in bloom for much of the summer, is a great choice for a sunny spot and fertile, well-drained soil. (Zones

   • Flower Carpet Roses — First introduced
in North America in 1995, more than 10 million Flower Carpet groundcover roses have been sold coast-to-coast
— and with good reason. These easy-to-grow landscape shrubs offer an abundance of colorful blossoms from
late spring through frost. Suitable for mass plantings, garden beds or containers, Flower Carpet roses have
shiny leaves and are evergreen in warmer climate zones. They’re available in pink, white, apple blossom, red
and, new this spring, coral. Not fussy show roses, these top-performing, 3-foot high garden shrubs are known
for their long bloom season and high levels of natural disease resistance. All the Flower Carpet roses thrive
on five hours of sun per day, asking only water, rose food and a cut back with the hedge clippers once a year.
(Zones 5-10.)


Photo courtesy

Anthony Tesselaar International

   • Mock Orange — A favorite of our great-grand
parents, mock orange (Philadelphus virginalis) is a fast grower that shoots up to 10 feet in a few years, but
at half of that height starts yielding immaculate white flowers with the replica of the unforgettable scent
of orange blossoms. A rambunctious producer of extra stems, this shrub needs pruning. The selection called
‘Minnesota Snowflakes’ is an overachiever when it comes to the number of its blooms, and ‘Virginal’ has perhaps
the most intense fragrance. (Zones 5-8.)

   • Spirea — Dense and dainty, spirea is
a champion bloomer in the spring or summer and makes a billowing hedge. Of its numerous cultivars, ‘Shibori’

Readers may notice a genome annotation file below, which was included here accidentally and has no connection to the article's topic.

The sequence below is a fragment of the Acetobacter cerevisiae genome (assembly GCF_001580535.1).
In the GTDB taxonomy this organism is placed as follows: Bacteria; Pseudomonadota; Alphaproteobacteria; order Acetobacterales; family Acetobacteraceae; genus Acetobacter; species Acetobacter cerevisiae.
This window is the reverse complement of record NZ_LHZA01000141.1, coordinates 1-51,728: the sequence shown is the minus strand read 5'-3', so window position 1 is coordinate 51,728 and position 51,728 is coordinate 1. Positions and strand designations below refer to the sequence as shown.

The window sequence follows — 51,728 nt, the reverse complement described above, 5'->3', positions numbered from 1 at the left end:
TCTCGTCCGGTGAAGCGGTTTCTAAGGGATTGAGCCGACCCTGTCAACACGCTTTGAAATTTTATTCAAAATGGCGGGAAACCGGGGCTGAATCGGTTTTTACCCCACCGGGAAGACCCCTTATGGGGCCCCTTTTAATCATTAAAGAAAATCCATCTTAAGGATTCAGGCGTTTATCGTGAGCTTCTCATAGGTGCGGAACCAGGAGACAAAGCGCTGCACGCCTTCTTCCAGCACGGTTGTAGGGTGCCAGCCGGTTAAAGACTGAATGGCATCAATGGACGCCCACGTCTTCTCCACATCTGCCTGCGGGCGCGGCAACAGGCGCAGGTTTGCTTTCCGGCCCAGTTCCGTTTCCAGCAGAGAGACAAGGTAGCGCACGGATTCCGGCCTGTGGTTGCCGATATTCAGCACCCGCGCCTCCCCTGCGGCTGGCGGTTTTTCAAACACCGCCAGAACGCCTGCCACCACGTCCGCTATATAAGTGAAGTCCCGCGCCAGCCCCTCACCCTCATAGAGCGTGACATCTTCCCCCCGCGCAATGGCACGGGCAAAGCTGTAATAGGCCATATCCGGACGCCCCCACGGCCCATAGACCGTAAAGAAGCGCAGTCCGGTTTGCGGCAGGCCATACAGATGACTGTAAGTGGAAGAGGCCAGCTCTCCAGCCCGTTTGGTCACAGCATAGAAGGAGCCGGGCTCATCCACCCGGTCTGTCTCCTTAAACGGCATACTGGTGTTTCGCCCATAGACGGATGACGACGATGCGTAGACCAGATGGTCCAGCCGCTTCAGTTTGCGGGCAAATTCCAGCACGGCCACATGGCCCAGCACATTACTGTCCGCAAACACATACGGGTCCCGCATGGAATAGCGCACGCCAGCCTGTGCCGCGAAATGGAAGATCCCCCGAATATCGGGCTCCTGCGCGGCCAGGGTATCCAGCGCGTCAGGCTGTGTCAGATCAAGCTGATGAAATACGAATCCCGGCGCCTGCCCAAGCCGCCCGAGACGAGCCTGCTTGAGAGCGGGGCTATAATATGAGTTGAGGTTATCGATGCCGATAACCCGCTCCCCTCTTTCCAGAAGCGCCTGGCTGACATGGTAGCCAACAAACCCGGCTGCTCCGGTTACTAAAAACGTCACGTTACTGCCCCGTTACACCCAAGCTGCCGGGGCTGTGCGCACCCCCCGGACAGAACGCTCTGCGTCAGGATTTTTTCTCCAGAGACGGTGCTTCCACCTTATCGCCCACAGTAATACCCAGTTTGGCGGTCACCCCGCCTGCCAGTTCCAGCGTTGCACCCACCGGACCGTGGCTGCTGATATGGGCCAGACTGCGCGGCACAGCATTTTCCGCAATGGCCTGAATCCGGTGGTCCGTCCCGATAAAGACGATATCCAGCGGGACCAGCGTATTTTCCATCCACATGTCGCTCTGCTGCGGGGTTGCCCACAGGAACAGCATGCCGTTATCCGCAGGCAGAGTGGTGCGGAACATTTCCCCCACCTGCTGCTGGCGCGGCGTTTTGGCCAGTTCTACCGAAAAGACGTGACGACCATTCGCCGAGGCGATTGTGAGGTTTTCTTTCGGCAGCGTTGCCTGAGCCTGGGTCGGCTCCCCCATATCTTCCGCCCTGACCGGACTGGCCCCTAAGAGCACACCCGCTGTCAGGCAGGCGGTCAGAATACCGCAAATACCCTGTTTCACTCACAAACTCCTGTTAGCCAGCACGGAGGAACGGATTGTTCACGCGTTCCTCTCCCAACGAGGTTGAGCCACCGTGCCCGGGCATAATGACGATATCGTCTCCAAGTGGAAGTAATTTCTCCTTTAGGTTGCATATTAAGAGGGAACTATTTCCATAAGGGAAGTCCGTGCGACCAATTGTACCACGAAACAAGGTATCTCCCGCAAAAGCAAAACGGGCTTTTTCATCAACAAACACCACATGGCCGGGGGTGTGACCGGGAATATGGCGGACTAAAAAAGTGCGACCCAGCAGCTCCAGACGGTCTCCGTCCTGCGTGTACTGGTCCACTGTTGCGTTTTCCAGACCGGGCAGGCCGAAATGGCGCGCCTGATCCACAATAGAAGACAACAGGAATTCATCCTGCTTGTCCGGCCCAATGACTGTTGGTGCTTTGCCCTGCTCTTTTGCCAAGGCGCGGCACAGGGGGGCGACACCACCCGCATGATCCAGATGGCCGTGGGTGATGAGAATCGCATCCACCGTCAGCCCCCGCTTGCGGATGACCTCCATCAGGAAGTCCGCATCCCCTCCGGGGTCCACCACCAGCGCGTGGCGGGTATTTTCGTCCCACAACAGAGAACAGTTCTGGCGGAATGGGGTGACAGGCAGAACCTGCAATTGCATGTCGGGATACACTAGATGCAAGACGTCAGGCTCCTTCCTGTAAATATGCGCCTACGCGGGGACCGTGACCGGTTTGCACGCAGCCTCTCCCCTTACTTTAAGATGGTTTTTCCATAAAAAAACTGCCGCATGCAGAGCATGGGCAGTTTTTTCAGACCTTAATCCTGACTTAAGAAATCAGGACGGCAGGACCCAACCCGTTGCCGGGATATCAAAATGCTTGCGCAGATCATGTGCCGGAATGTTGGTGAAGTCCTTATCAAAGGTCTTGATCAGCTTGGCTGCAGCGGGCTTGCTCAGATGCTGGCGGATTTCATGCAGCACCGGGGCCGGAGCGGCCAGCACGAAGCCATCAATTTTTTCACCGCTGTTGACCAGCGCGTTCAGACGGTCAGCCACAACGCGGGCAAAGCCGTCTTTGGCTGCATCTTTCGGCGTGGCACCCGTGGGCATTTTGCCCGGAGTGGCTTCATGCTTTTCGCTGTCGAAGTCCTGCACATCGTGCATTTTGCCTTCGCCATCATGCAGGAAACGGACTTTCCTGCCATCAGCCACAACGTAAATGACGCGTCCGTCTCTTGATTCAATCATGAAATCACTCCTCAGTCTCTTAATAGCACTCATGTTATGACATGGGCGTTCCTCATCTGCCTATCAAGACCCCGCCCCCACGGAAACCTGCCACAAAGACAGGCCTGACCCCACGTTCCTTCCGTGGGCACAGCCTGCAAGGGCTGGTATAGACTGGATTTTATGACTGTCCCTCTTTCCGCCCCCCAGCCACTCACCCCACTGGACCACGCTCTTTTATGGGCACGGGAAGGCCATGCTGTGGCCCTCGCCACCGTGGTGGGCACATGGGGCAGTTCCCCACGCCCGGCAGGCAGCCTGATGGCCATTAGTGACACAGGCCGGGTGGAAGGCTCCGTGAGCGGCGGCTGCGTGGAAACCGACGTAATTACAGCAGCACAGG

(Spiraea japonica) has two flowering periods, and it excels by producing both pink and white flowers in the
same cluster. The cultivar ‘Anthony Waterer’ (Spiraea x bumalda) starts out with reddish foliage that turns
blue-green in the summer, then purple in the fall. (Zones 4-9.)

   • Siberian Dogwood — The leafless bright
red twigs of Siberian (or Tartarian) dogwood (Cornus alba) ‘Sibirica’ light up the winter landscape and are
at their most dramatic when snow covers the ground. Also known as red-twigged dogwood, its vigorous, sturdy
upright shoots can reach the height of 10 feet. Thanks to its habit of suckering, its horizontal spread will
eventually catch up. As a thicket or as a fence, it is a show-stopper. In the spring, shirt-button size white
flowers appear, and the berries that follow, white flushed with blue, attract birds of all kinds. (Zones 5-10.)

   • Lilac — The romance of lilac lives on.
Fancy new hybrids have improved on old-fashioned favorites, yielding even more flowers, and, lately, they recaptured
the heady scent that was often lost in the otherwise beautiful hybrids. After the blooms are gone, the foliage
appears as a wall of deep dark green, and the heart-shaped leaves are unsurpassingly lovely. ‘Miss Kim’ (Syringa
patula) offers smaller flowers, in lavender, but in huge numbers, and their fragrance is intense. Among the
whites, ‘Miss Ellen Willmott’ not only retains the traditional scent of the species, but, unlike other lilacs,
it is reliably non-suckering. (Zones 3-7.)

   Source: Anthony Tesselaar International